Filtering Structures for Microblogging Content

Filtering Structures for Microblogging Content

Ryadh Dahimene (CNAM, Paris, France) and Cedric du Mouza (CNAM, Paris, France)
Copyright: © 2015 |Pages: 22
DOI: 10.4018/ijiit.2015010103
OnDemand PDF Download:
$37.50

Abstract

In the last years, microblogging systems have encountered a large success. After 7 years of existence Twitter claims more than 271 million active accounts leading to 500 million tweets per day. Microblogging systems rely on the all-or-nothing paradigm: a user receives all the posts from an account s/he follows. A consequence for a user is the risk of flooding, i.e., the number of posts received from all the accounts s/he follows implies a time-consuming scan of her/his feed to find relevant updates that match his interests. To avoid user flooding and to significantly diminish the number of posts to be delivered by the system, the authors propose to introduce filtering on top of microblogging systems. Driven by the shape of the data, the authors designed different filtering structures and compared them analytically as well as experimentally on a Twitter dataset which consists of more than 2.1 million users, 15.7 million tweets and 148.5 million publisher-follower relationships.
Article Preview

Introduction

Microblogging systems have become a major trend as well as an important communication vector. In less than seven years, Twitter1 has grown in a spectacular manner to reach more than 500 million users in August, 20132 from which 54% are active users3 (posting at least a tweet per month). Other similar systems like Sina Weibo4, Identi.ca5 or Plurk6, to quote the largest, also exhibit dramatic growth. In such systems, the length of a published piece of news (called by post in the following) is limited to 140 characters which corresponds on average to 14.7 terms (Foster et al., 2011), so clearly greater than 4-5 terms adverts as reported in (König, Church, & Markov, 2009) but smaller than RSS items (Hmedeh et al., 2011), blogs (Ma & Zhang, 2007) or Web pages which have a size of 450 to 500 terms excluding tags (Levering & Cutler, 2006). The rationale for using such small messages is that these services were designed to be accessed with traditional cell phones through Short-Text Messaging protocol7.

In microblogging, a user, represented by his account, follows other accounts to be notified whenever they publish some information. Conversely, s/he becomes a publisher for the accounts that follow her/him, which results in the existence of a large social graph. One of the main differences with other online social networks is that in microblogging, the graph linking the users can be seen as an interest graph, since users follow each other if they have interest in each other posts. Those networks work on an all-or-nothing fashion, i.e. if a user A follows a user B, A will receive all of B’s posts.

Microblogging is also characterized by the heterogeneous nature of users. In Twitter for instance, there exist some high update frequency accounts (newspapers, tech-blogs and journalists) and others that publish less than one post a week. Moreover, there exist very popular accounts (e.g. news channel accounts like @FoxNews8 or famous accounts like @BarackObama9 with more than 45 million followers), and others with 0 or 1 follower.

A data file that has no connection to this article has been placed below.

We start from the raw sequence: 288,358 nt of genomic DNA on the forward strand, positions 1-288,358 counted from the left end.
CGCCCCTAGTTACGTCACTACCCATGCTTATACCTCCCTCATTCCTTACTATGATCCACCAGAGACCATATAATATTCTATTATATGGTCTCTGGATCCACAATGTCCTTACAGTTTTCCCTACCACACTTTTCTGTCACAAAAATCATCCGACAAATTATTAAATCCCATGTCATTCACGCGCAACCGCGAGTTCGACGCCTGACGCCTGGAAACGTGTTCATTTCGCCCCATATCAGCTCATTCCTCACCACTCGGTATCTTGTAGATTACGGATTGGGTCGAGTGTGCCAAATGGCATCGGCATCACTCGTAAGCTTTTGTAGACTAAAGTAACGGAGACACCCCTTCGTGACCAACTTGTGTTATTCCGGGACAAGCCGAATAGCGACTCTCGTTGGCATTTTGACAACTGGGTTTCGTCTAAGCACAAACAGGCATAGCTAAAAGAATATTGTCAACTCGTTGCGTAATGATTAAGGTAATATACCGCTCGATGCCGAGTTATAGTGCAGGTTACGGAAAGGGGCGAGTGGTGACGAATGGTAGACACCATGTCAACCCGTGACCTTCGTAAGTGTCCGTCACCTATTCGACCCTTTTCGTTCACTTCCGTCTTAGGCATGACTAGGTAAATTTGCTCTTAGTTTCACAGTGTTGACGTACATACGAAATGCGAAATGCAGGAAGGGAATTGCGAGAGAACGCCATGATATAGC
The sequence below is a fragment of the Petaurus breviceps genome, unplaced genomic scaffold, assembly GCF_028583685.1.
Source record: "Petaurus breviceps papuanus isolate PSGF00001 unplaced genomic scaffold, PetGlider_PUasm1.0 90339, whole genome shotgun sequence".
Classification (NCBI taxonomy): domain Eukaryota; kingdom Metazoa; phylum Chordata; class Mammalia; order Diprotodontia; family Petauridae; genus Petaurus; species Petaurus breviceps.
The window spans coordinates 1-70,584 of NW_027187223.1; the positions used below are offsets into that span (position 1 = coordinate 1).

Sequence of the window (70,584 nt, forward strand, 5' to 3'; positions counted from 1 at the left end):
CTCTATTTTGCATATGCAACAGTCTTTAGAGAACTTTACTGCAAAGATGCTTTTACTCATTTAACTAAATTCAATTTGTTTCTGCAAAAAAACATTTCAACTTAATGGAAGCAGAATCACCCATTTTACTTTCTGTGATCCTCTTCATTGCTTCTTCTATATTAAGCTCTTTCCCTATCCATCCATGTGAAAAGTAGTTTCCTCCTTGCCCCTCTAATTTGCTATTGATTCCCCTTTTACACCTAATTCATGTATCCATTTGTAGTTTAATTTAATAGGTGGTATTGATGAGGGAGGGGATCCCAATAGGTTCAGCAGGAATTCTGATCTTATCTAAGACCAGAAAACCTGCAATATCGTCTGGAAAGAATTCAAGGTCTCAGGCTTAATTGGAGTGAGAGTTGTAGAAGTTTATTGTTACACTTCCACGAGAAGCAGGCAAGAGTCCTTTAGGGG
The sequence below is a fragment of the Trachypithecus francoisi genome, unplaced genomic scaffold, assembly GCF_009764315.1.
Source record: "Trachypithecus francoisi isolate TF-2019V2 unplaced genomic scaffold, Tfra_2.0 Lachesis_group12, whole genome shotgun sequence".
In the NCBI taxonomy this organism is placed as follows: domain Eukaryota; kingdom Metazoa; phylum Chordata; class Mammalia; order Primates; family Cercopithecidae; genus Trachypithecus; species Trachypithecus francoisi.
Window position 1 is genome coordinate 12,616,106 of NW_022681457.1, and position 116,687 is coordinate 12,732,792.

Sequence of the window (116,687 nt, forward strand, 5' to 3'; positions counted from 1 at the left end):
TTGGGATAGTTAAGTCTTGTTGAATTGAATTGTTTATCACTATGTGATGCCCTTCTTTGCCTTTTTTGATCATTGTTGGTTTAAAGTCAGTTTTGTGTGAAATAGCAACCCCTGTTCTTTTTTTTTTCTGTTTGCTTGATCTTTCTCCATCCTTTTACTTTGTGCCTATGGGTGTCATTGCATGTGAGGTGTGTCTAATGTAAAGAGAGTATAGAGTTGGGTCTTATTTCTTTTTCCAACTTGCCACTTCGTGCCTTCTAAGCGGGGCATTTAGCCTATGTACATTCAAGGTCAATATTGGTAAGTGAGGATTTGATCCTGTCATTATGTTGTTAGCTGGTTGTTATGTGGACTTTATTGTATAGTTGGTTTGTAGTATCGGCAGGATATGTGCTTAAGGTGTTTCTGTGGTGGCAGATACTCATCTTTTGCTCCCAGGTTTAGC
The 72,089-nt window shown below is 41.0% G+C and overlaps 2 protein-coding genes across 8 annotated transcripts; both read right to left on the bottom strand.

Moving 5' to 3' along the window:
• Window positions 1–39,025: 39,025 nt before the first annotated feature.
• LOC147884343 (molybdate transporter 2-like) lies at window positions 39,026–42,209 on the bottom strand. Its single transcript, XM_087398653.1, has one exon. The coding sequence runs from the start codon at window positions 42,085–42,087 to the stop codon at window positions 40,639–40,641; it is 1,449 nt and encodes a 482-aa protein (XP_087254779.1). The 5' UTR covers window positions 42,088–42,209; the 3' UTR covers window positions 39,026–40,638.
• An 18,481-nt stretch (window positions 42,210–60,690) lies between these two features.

For various reasons (security, advertisement, control policy …) these systems rely on a centralized architecture10. Each post published is received by the central system that forwards it to all the followers of the publishing account11. The central system is also responsible of the search feature (Busch et al., 2012). Since the most active accounts are generally the ones with the highest number of followers, the system must face a tremendous amount of posts to forward. For instance Twitter, which claimed in 2011 more than 200 million tweets a day, had to deliver daily over 350 billion tweets12. This traffic overload (especially for high-followed accounts) represents from an architectural point of view a scalability bottleneck.

On the follower's point of view, the amount of posts received from the accounts s/he follows, between 30 and 200 depending on the system considered (Kwak, Lee, Park, & Moon, 2010) loses the reader in the middle of long feeds of posts. This results in poor data readability and potentially loss of valuable information.

In a UK-based questionnaire over 587 participant, Bontcheva, Gorrell, & Wessels (2013) report that 33.9% of users perceive that they receive too many posts and 70.4% have found the task of locating the interesting/relevant posts amongst the others difficult. Also, 66.3% of the interviewed users have felt at some time that they can’t keep up with the amount of received tweets. A direct consequence of this phenomenon is the high dynamicity of the graph: to avoid flooding, users who follow active accounts tend to unsubscribe because they can't manage the continuous flow of posts as studied in (Kwak, Chun, & Moon, 2011; Kivran-Swaine, Govindan, & Naaman, 2011).

Complete Article List

Search this Journal:
Reset
Open Access Articles: Forthcoming
Volume 13: 4 Issues (2017)
Volume 12: 4 Issues (2016)
Volume 11: 4 Issues (2015)
Volume 10: 4 Issues (2014)
Volume 9: 4 Issues (2013)
Volume 8: 4 Issues (2012)
Volume 7: 4 Issues (2011)
Volume 6: 4 Issues (2010)
Volume 5: 4 Issues (2009)
Volume 4: 4 Issues (2008)
Volume 3: 4 Issues (2007)
Volume 2: 4 Issues (2006)
Volume 1: 4 Issues (2005)
View Complete Journal Contents Listing